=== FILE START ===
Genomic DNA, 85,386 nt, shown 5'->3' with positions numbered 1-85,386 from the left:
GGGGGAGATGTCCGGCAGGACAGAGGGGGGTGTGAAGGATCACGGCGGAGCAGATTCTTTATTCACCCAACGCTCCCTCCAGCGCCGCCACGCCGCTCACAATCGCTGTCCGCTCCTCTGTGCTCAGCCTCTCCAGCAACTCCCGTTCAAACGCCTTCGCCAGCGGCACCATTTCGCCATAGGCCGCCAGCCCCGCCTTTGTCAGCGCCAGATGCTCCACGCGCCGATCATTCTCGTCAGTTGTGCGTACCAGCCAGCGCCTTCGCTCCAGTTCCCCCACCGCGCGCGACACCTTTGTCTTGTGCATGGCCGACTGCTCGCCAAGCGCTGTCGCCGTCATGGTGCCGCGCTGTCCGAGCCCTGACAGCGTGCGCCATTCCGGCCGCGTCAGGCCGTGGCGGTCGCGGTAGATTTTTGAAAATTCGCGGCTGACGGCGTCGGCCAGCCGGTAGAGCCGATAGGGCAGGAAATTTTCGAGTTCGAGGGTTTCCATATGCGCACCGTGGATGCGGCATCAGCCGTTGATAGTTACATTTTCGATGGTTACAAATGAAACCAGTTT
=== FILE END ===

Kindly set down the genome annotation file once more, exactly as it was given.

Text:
Genomic DNA, 85,386 nt, shown 5'->3' with positions numbered 1-85,386 from the left:
GGGGGAGATGTCCGGCAGGACAGAGGGGGGTGTGAAGGATCACGGCGGAGCAGATTCTTTATTCACCCAACGCTCCCTCCAGCGCCGCCACGCCGCTCACAATCGCTGTCCGCTCCTCTGTGCTCAGCCTCTCCAGCAACTCCCGTTCAAACGCCTTCGCCAGCGGCACCATTTCGCCATAGGCCGCCAGCCCCGCCTTTGTCAGCGCCAGATGCTCCACGCGCCGATCATTCTCGTCAGTTGTGCGTACCAGCCAGCGCCTTCGCTCCAGTTCCCCCACCGCGCGCGACACCTTTGTCTTGTGCATGGCCGACTGCTCGCCAAGCGCTGTCGCCGTCATGGTGCCGCGCTGTCCGAGCCCTGACAGCGTGCGCCATTCCGGCCGCGTCAGGCCGTGGCGGTCGCGGTAGATTTTTGAAAATTCGCGGCTGACGGCGTCGGCCAGCCGGTAGAGCCGATAGGGCAGGAAATTTTCGAGTTCGAGGGTTTCCATATGCGCACCGTGGATGCGGCATCAGCCGTTGATAGTTACATTTTCGATGGTTACAAATGAAACCAGTTT